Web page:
Hey, everyone!  I took the month of April off for “mental health” reasons- you know, like when you take off of work or school for a “mental health day”- and now I’m back! 

Interestingly enough, I’m back for May, which is Mental Health Awareness Month- so I’ve decided to share my personal journey through anxiety and depression.  As we know, there is still shame attached to being diagnosed with a mental health disorder or being on medication, etc.- and that’s just bullshit!  So, I’m going to share my journey, so maybe some of you will get your own conversations going, and we can end the stigma attached to mental illness.

Picture it- Harrison, NY, 1999 (a little Sophia from The Golden Girls for ya!):  It was late Fall, and I was feeling “off”, not like my regular self.  Since I worked for a doctor, she suggested that I make an appointment with the therapist who happened to be down the hall from our office.  So, I called the therapist and went for an appointment…which turned into weekly appointments for a while!  The therapist’s name was Denise, and she was an older German woman-and one hell of a therapist! 

Through my visits with Denise, I learned SO MUCH about myself.  You know, when we’re living day to day, we don’t really take time to stop and think, “WHY am I feeling down?” or “Do I feel THIS way because of something I did, or something that someone did TO me?”, etc.- we just feel the feelings and react accordingly.  I really give credit to Denise for helping me become the best version of myself that I can be- which, of course, is an ongoing process- but she was the catalyst of the process. 

It was during a visit with Denise that a suggestion was made by her to have an appointment with her friend, who is a psychiatrist.  She sensed that I was having some depression, and suggested that discussing medication may be in order.  My first reaction to that suggestion was NO WAY!  I am NOT crazy, and I don’t need medication!  (It was 20 years ago, and I didn’t know better-cut me some slack.)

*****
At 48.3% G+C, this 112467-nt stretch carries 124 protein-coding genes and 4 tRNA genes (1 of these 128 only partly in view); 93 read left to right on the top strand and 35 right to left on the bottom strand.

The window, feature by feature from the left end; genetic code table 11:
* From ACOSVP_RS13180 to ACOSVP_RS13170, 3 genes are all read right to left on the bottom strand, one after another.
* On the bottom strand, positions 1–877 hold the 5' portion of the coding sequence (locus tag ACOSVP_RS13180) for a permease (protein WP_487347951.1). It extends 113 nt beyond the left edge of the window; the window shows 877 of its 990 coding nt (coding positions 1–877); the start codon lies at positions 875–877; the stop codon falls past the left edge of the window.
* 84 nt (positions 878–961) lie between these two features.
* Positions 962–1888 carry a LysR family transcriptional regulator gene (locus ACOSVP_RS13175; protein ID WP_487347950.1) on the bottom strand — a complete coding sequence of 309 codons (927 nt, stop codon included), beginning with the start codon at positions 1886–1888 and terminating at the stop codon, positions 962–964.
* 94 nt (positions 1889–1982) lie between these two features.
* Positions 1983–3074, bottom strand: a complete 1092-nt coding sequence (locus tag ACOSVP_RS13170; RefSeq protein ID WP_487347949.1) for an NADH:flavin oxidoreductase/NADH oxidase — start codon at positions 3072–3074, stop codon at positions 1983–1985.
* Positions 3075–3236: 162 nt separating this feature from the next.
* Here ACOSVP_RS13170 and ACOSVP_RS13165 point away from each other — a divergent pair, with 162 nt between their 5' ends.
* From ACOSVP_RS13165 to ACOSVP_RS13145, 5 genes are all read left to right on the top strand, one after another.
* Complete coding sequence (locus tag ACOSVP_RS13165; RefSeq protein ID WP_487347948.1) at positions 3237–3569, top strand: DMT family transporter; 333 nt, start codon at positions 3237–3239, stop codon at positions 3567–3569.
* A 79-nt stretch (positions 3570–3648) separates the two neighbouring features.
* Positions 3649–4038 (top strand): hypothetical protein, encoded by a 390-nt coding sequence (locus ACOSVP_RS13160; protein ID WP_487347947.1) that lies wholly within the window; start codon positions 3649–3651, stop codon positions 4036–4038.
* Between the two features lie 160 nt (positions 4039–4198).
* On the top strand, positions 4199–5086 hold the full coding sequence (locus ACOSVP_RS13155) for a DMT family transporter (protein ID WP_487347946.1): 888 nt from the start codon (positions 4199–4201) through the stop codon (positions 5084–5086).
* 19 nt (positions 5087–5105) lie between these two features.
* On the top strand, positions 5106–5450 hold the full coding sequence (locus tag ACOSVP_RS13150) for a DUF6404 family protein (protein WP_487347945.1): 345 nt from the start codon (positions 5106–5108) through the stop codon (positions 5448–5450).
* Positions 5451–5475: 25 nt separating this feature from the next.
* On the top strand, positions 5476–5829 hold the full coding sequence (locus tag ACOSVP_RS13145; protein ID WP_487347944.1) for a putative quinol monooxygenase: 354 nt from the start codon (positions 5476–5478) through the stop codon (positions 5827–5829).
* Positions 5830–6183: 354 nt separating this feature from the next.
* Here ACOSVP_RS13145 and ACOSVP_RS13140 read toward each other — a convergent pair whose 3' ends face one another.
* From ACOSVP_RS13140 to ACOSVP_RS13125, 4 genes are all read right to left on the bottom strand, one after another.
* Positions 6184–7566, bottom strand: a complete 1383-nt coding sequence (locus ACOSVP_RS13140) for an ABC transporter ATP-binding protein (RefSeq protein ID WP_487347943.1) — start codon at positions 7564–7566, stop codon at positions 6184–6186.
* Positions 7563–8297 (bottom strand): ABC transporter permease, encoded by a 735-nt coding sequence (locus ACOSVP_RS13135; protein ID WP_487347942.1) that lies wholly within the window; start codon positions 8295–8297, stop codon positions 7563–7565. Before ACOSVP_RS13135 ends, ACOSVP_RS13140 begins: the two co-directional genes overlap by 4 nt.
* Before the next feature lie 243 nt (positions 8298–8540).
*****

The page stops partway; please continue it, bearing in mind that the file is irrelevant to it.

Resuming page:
Fast forward to December of that year.  I made an appointment with Denise’s friend, Dr. Berman- Who I still saw once/year until now!  BUT- at that first appointment, he flat-out said at the end, “I am confident that you are suffering from depression and I’d like to start you on some medication.”  Of course, I was all- fuck this- I’m NOT taking medication- But I said I’d think about it. 

Fast forward AGAIN, to New Year’s Eve, 1999.  After a night of hanging out with my family, singing drunk karaoke, you know, all the stuff you do on NYE, lol- I found myself in a dark place- and not just my bedroom with the light off! 

If you remember from the beginning of this story, I mentioned that I worked at a doctor’s office.  Well, we get LOTS of drug samples at a doctor’s office, and each time one of us would get sick, etc.- the doctor would give us samples, so we wouldn’t have to pay for a prescription.  I just always stuck the samples in a kitchen cabinet, and kept them all there so I wouldn’t misplace them.  I had amassed quite a large collection of samples- say- enough to overdose on…

There I was, at like 1:00am on New Year’s Day thinking- I could go downstairs right now and take every pill in the cabinet, then just come back up here and go to sleep forever…

Something held me back from going downstairs, maybe my grandmother’s spirit, maybe God, maybe the fear of actually doing it- but when I woke up hours later- you better believe that I called Dr. Berman and told him I’d start on medication!

So began the journey of seeing which medication would work the best for me.  Zoloft?  Made me too dizzy.  Prozac?  Made me gain weight.  Wellbutrin?  Ding!  Ding!  Ding!  We had our FIRST winner!  That medication made me lose weight, because it acted sort of like a stimulant, so, I was feeling better, AND looking better- a definite win-win for a 27-year-old single woman!  I actually met my husband while I was taking Wellbutrin, and continued on it until I got pregnant with our daughter.  I went off medication while I was pregnant, because I didn’t want anything to interfere with the baby’s development.